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    Fort Lee, VA Museums

    The Pamplin Historical Park and National Museum of the Civil War Soldier has been called one of the most innovative Civil War parks and a top Virginia tourist destination, thanks to its multiple museums depicting plantation and slave life, 4 pre-Civil War homes, and trails through well-preserved battlefields and fortifications.

    Petersburg National Battlefield is the site of the Siege of Petersburg where Confederate troops held off the Union soldiers for over 9 months to protect Petersburg and Richmond during the Civil War. It was only a week after the Confederacy lost this siege that General Robert E. Lee surrendered at the Appomattox Courthouse. Also part of the park are the Five Forks Battlefield, Battery #5, and Poplar Grove National Cemetery.

    The Violet Bank Museum was Confederate General Robert E. Lee's headquarters during the Civil War. It is an exquisite example of Federal era architecture and has some of the best remaining examples of "Adam style" moldings left in America, done by the Adam brothers of Scotland. The museum offers history and artifacts including swords, guns, books and furniture.

    The Prince George County Regional Heritage Center preserves and shares the history and artifacts of the county's important role over the last few centuries including how the early Native Americans, New World settlements, African American and Czech-Slovak histories, religion and wars all shaped its growth and progression.

    Merchant's Hope Church is one of America's oldest Episcopalian church still in use today. The church was built in 1657 and has been restored with historical accuracy. It still retains one of the oldest known bibles to be associated with one church which was printed in 1639 and is a prized artifact that often tours with museums.

    The U.S. Army Women's Museum, located on post, is the only museum in the world solely dedicated to the women of the Army. Its purpose is to educate both military members and civilians and share the efforts made by women in the army from the Revolutionary War to today. Exhibits include women in World War II, the first woman to receive a Silver Star, and Female Engagement Teams serving in Afghanistan.

    The U.S. Army Quartermaster Museum serves to educate the general public and acts as a tool for the Quartermaster school to learn the history and impact the Quartermaster Corps has had on the Army since its beginning in 1775. There are over 20,000 objects and artifacts, including General Patton's Jeep from WWII and a saddle used by General Grant during the Civil War.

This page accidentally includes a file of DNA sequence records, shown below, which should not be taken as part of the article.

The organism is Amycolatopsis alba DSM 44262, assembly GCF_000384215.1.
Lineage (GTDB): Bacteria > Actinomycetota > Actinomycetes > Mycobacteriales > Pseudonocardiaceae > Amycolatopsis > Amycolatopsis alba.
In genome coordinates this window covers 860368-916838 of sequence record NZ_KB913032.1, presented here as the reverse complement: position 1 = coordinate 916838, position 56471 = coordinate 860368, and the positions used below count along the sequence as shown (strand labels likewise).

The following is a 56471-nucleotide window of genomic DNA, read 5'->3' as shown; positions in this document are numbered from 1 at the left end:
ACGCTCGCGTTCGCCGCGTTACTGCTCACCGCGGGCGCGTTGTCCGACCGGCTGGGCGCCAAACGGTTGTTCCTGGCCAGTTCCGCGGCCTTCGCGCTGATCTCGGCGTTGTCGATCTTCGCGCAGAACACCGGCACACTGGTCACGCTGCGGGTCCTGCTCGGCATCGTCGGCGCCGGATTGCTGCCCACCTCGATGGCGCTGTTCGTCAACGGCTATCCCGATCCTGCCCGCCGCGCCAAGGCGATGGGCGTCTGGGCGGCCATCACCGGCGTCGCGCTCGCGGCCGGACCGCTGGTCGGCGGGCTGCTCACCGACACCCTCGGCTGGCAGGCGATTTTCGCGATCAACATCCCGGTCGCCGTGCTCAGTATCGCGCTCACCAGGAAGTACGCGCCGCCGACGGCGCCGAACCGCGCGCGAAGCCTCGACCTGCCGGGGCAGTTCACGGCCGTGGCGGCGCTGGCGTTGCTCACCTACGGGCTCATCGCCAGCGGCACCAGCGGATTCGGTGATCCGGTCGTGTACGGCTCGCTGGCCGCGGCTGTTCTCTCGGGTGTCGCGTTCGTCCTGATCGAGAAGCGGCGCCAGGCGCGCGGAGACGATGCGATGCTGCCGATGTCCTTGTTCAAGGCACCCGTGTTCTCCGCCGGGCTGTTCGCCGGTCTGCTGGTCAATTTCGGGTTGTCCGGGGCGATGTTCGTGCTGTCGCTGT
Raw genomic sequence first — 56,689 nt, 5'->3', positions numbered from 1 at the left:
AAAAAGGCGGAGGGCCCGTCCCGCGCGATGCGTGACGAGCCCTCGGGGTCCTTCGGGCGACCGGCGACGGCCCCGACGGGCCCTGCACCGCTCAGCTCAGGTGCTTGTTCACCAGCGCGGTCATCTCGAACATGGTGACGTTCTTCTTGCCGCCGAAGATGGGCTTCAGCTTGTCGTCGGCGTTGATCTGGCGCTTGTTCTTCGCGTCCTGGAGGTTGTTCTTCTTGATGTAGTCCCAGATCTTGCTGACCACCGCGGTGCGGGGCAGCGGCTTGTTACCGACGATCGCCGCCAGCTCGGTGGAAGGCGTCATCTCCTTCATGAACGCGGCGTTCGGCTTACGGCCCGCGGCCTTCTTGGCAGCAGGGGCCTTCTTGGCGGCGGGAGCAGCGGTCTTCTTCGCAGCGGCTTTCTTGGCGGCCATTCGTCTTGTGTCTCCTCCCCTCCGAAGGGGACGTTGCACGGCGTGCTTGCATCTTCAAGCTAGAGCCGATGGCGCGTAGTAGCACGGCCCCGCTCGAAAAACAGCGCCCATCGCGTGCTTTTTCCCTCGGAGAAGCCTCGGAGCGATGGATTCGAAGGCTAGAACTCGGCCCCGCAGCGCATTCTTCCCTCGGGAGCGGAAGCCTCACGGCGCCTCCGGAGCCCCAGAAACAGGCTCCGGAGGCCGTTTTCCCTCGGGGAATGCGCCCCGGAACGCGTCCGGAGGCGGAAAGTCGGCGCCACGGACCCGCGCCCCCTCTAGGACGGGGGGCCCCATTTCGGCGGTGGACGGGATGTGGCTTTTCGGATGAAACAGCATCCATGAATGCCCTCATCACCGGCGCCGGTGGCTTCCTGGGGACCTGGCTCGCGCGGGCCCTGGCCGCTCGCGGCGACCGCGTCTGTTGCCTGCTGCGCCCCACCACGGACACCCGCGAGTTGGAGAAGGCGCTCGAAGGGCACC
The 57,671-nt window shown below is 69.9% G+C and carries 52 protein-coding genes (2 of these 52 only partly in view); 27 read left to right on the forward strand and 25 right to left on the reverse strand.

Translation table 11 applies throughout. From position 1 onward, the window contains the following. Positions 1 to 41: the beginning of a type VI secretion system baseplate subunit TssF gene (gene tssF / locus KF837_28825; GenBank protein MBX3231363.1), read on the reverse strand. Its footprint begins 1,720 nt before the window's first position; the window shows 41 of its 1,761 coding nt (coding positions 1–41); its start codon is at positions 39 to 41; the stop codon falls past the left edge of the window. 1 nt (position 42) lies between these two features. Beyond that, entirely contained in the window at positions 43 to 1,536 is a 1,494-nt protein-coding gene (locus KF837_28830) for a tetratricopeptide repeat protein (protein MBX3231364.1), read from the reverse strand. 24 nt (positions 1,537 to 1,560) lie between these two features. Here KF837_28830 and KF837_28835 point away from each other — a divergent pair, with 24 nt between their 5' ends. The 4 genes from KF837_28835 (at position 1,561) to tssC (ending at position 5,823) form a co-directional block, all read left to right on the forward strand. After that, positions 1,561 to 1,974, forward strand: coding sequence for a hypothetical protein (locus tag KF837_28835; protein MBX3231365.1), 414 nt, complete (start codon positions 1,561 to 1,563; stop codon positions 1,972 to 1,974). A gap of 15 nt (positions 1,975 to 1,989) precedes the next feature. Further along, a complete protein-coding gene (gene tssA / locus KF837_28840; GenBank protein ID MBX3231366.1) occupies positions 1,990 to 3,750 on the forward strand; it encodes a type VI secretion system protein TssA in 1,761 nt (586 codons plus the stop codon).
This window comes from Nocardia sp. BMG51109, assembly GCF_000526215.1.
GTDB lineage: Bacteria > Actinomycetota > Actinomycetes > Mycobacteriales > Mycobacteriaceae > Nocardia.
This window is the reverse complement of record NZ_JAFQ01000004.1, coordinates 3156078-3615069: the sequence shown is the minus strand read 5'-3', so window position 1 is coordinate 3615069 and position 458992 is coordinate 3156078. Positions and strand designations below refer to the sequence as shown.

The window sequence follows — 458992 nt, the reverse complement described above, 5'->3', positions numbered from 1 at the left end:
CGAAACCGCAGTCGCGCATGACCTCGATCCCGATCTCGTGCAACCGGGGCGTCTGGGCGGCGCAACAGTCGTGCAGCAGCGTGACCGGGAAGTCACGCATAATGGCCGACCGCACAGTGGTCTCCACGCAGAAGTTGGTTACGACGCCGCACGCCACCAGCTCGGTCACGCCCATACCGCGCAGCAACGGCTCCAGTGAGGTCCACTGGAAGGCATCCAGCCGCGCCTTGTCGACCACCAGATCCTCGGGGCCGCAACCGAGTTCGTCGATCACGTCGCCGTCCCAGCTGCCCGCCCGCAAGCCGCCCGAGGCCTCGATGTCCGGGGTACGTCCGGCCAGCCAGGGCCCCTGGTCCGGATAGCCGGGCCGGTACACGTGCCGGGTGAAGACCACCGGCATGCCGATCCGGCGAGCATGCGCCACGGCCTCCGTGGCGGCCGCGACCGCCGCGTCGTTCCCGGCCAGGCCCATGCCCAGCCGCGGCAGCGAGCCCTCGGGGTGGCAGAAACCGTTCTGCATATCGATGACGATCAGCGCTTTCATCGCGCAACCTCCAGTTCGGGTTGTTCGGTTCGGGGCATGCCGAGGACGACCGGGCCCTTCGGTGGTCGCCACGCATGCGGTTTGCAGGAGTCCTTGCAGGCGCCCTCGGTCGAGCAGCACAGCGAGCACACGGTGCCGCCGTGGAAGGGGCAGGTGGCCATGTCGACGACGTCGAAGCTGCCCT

Prince George County and much of the area around Fort Lee is rich in Civil War history, battlefields, fortifications, museums, and historical sites, so history and military buffs will have no shortage of things to do and see. In addition to those described above, check out the Centre Hill Museum, Siege Museum, City Point Open Air Museum, Fort Stevens, Fort Wead, Fort Clifton, Parker's Battery, Drewry's Bluff, and much more.

    Historic Williamsburg and the Jamestown settlement is just an hour away from Fort Lee and offers tremendous historical education and entertainment. This is the area of the first settlement at Jamestown and the land of the Powhatan Confederacy, the tribe of Pocahontas.


    The Museum of the Confederacy displays countless Civil War artifacts, such as military equipment and weapons, soldiers' belongings, flags, uniforms, and many items used by General Lee during his campaign. The museum also runs the White House of the Confederacy, Jefferson Davis' former mansion that served as the Confederate headquarters during the war.

    Agecroft Hall was a 15th century Tudor mansion built and "living" in Lancashire, England, until it fell into disrepair and was auctioned off in 1925. The buyer had it taken apart, shipped, and put back together in Richmond, Virginia, to serve as a museum featuring period furnishings and original artwork and objects including a clock from 1610 and a painting from 1566.

    The Maggie L. Walker National Historic Site is the home of entrepreneur and the United States' first African American woman to found a bank, Maggie Lena Walker. She moved into the 1883 home with her sons and husband in 1904, and it is still furnished with original family pieces.

    The Richmond Slave Trail is a memorial walking trail along the route once taken by slaves from the Manchester Docks through various points in town associated with Richmond's slave trade from 1680-1775.

    St. John's Church dates back to the early 1700s with the development of the city of Richmond itself. This church was the site of the Second Virginia Convention meeting in 1775 where Patrick Henry spoke his famous words, "Give me liberty, or give me death!" Today, visitors can tour the church and hear historical performers reenact the famous meeting and learn more about Patrick Henry.

    The Virginia Historical Society is one of the oldest historical societies in the country and has the largest permanent collection of Virginia artifacts in the world. The society is dedicated to collecting, preserving, and researching all areas and people of Virginia throughout its entire history. There are over 9 million objects in its collection, including manuscripts, photos, books, paintings, furniture, and much more.

    Tuckahoe Plantation is the boyhood home of Thomas Jefferson and an outstanding example of 18th century plantation home architecture. Self-guided and guided tours of the gardens, plantation grounds, home and schoolhouse where Jefferson was educated, are available, some by appointment.

    The Virginia State Capitol has been the home of the General Assembly, the oldest operating legislature in the U.S., since 1788. Tours are available for visitors to learn about Thomas Jefferson's involvement in its design and to see the legislative chambers and many objects on display.